Connection Is The Opposite Of Addiction

Around 20 years ago, the direction of my life completely changed. The relationship with the father of my children broke down, and my whānau were going through treaty claims which meant dealing with intergenerational mamae (hurt). The leadership, wairua (spirit), and feeling of safety that surrounded us growing up had fallen away, and I was hit with an overwhelming sense of hopelessness. I didn’t have the tools to cope. I got involved with the wrong people, and lost my way. I started taking drugs at parties, which escalated to heavy daily usage, and I became addicted to meth.

In 2014, in an attempt to break away, I relocated to Australia with my youngest daughter. I lived clean for three years, and built a glorious lifestyle for us. I attained a high-paying management position, lived in a beautiful apartment, and had a healthy lifestyle. But my daughter was longing for cultural connection, and she missed her older brothers and sisters. It wasn’t fair to deny her that, so we came back home.

But trying to reestablish ourselves was extremely difficult. We had nowhere to live because of the housing shortage. My daughter and I lived in a caravan for six months, and then we continually moved from place to place. Drug taking had become so prevalent in my turangawaewae (tribal home area), everywhere we went I was coming into contact with people, places, and things that triggered my addiction. I crashed and burned big time, and fell back into addiction.

Thankfully my older children and ex-husband were there to help keep my youngest daughter safe, because over the next few years I reached the point of total desperation. I felt like I didn’t matter, and that I had nothing to offer anyone. I was a shell of a person, and was in and out of the mental health ward. The drug taking got so bad that my body and brain would shut down, and I’d suddenly find myself unable to walk and talk. It was worse than rock bottom. At one point I became eligible for emergency accommodation, and moved into a Dwell Housing complex. Being in such a lovely house signalled a new start for me, but I continued struggling with my drug use, mental health, and budget.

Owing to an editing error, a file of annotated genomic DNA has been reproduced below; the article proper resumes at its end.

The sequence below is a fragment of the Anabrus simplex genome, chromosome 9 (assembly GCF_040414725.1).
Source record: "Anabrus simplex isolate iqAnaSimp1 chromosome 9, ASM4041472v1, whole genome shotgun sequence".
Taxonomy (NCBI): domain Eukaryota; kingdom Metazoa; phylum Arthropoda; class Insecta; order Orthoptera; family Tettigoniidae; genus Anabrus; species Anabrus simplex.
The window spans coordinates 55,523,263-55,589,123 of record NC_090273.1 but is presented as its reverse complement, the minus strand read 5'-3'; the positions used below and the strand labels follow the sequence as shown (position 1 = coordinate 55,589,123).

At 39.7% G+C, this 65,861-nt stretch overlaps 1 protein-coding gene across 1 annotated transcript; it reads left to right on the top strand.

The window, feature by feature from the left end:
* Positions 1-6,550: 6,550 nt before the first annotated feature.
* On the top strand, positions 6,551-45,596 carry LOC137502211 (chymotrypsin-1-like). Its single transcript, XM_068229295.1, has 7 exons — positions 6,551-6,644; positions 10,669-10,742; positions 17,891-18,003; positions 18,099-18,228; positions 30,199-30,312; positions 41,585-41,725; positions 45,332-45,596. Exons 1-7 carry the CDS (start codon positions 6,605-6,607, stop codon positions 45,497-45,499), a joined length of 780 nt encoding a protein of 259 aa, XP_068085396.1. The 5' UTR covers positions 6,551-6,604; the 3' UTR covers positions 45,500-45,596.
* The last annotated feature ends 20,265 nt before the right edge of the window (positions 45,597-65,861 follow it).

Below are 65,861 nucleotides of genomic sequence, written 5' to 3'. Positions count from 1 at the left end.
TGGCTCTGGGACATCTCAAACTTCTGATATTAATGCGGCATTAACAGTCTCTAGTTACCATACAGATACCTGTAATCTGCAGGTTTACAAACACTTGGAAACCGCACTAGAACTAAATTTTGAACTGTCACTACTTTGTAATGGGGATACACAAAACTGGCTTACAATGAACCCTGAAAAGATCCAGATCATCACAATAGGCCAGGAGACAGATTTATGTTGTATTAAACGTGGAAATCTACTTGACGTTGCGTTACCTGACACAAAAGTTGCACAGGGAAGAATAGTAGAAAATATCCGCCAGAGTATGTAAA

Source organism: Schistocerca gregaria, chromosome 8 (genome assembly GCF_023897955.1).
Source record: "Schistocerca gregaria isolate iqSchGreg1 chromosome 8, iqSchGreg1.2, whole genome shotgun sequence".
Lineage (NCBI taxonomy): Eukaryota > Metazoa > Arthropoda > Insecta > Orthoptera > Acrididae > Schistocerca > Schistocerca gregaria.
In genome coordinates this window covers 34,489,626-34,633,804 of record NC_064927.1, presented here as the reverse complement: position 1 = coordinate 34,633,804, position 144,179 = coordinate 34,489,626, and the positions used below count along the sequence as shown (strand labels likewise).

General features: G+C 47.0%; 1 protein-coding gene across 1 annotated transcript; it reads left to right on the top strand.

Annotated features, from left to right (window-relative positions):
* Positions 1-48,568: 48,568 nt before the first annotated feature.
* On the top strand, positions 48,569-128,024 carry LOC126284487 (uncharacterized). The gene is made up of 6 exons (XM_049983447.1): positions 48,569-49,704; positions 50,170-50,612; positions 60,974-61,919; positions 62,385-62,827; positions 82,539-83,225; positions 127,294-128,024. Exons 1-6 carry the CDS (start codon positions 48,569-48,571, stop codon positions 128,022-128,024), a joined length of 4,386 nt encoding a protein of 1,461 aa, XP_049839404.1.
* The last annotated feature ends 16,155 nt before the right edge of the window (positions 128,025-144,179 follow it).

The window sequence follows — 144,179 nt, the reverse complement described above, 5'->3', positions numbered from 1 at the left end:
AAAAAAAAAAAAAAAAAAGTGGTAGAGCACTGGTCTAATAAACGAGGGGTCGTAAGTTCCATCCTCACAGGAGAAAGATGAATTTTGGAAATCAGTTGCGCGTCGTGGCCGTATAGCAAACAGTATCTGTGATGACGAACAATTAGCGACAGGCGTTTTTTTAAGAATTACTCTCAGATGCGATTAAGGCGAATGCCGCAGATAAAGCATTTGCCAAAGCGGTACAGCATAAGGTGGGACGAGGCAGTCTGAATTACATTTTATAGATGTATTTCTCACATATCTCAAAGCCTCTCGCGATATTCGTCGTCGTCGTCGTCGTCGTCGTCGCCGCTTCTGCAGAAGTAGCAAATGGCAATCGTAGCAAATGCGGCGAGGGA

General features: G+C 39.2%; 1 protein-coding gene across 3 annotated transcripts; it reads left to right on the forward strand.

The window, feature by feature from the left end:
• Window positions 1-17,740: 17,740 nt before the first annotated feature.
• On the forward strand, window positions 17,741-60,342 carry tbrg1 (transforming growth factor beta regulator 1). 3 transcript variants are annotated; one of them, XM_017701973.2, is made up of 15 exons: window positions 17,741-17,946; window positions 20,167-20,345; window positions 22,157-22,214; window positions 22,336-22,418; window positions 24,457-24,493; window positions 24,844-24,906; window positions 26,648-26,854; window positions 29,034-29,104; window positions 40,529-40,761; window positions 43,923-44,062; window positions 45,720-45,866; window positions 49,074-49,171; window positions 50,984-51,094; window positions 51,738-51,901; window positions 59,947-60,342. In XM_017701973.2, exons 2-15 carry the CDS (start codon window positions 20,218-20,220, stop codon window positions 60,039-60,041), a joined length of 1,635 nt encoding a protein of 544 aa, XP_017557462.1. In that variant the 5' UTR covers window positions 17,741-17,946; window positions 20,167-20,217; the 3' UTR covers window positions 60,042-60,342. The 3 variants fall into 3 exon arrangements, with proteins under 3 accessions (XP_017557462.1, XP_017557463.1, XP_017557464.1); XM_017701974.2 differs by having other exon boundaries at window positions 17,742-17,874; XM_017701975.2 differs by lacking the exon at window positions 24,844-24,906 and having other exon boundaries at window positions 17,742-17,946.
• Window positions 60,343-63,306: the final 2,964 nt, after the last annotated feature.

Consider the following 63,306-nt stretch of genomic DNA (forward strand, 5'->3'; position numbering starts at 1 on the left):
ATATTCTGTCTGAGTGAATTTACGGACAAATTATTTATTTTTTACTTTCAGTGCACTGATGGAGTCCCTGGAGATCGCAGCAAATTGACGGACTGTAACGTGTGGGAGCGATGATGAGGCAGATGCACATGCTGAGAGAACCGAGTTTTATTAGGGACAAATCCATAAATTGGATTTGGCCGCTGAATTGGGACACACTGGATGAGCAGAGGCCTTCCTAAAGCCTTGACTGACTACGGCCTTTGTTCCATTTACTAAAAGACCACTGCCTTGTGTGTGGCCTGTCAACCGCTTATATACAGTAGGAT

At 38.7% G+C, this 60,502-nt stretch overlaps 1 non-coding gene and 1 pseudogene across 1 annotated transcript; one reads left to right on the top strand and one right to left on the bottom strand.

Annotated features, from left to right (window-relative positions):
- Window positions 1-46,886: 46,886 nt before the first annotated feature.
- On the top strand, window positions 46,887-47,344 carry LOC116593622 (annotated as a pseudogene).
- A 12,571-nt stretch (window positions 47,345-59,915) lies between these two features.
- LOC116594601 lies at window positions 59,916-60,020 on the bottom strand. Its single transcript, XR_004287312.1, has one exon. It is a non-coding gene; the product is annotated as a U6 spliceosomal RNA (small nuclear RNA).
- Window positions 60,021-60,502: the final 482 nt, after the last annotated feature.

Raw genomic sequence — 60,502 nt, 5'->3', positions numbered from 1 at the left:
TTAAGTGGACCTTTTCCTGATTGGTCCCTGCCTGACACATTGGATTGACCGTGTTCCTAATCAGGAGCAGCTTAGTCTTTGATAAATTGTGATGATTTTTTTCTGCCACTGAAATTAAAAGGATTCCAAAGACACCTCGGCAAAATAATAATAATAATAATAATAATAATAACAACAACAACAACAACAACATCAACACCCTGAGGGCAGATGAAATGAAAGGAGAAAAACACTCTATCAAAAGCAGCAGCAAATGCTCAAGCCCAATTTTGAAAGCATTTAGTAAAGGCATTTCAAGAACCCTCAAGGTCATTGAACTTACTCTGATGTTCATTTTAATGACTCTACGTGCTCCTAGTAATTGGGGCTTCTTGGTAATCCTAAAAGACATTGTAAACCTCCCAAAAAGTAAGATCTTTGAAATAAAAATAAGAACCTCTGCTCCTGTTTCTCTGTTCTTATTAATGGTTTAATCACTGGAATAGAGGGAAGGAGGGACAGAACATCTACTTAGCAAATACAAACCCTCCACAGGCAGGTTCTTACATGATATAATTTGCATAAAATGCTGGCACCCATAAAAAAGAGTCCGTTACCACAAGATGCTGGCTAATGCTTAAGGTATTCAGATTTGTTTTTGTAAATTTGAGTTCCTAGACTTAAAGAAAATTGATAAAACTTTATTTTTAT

It felt like a safe place to ground myself…

Then one day in June last year, I came upon The Mission’s Tā te Manawa Community Lounge. The way it’s set up is bang-on for making you feel comfortable quickly. The volunteers visited me at my table to offer food and a barista coffee. It felt like a safe place to ground myself, connect with new people over kai and feel part of the community. I was also asked if I wanted to talk to a Mission social worker. That’s when I met Rachel. It was such a relief being able to reach out and say to her, “I’m really not coping.” We quickly formed a bond, and she started putting in place individualised systems around food, budgeting, and social work.